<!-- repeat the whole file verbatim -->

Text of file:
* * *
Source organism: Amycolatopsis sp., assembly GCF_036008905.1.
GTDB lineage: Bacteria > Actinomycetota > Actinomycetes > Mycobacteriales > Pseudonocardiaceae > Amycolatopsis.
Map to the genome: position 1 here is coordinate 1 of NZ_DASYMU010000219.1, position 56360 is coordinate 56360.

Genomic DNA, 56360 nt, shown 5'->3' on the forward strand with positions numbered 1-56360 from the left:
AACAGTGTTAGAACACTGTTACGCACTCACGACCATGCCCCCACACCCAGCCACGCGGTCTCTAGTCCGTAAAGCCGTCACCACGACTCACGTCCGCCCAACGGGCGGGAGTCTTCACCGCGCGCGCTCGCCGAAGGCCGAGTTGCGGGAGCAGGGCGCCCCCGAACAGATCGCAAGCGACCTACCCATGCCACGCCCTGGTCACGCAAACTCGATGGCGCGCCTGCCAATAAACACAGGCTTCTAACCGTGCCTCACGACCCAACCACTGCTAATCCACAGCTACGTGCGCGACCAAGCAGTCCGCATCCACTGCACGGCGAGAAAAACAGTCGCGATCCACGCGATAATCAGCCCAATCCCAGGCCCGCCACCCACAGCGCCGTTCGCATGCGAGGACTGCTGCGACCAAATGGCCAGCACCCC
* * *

Source organism: Amycolatopsis sp., assembly GCF_036008905.1.
GTDB lineage: Bacteria > Actinomycetota > Actinomycetes > Mycobacteriales > Pseudonocardiaceae > Amycolatopsis.
Map to the genome: position 1 here is coordinate 1 of NZ_DASYMU010000219.1, position 56360 is coordinate 56360.

Genomic DNA, 56360 nt, shown 5'->3' on the forward strand with positions numbered 1-56360 from the left:
AACAGTGTTAGAACACTGTTACGCACTCACGACCATGCCCCCACACCCAGCCACGCGGTCTCTAGTCCGTAAAGCCGTCACCACGACTCACGTCCGCCCAACGGGCGGGAGTCTTCACCGCGCGCGCTCGCCGAAGGCCGAGTTGCGGGAGCAGGGCGCCCCCGAACAGATCGCAAGCGACCTACCCATGCCACGCCCTGGTCACGCAAACTCGATGGCGCGCCTGCCAATAAACACAGGCTTCTAACCGTGCCTCACGACCCAACCACTGCTAATCCACAGCTACGTGCGCGACCAAGCAGTCCGCATCCACTGCACGGCGAGAAAAACAGTCGCGATCCACGCGATAATCAGCCCAATCCCAGGCCCGCCACCCACAGCGCCGTTCGCATGCGAGGACTGCTGCGACCAAATGGCCAGCACCCC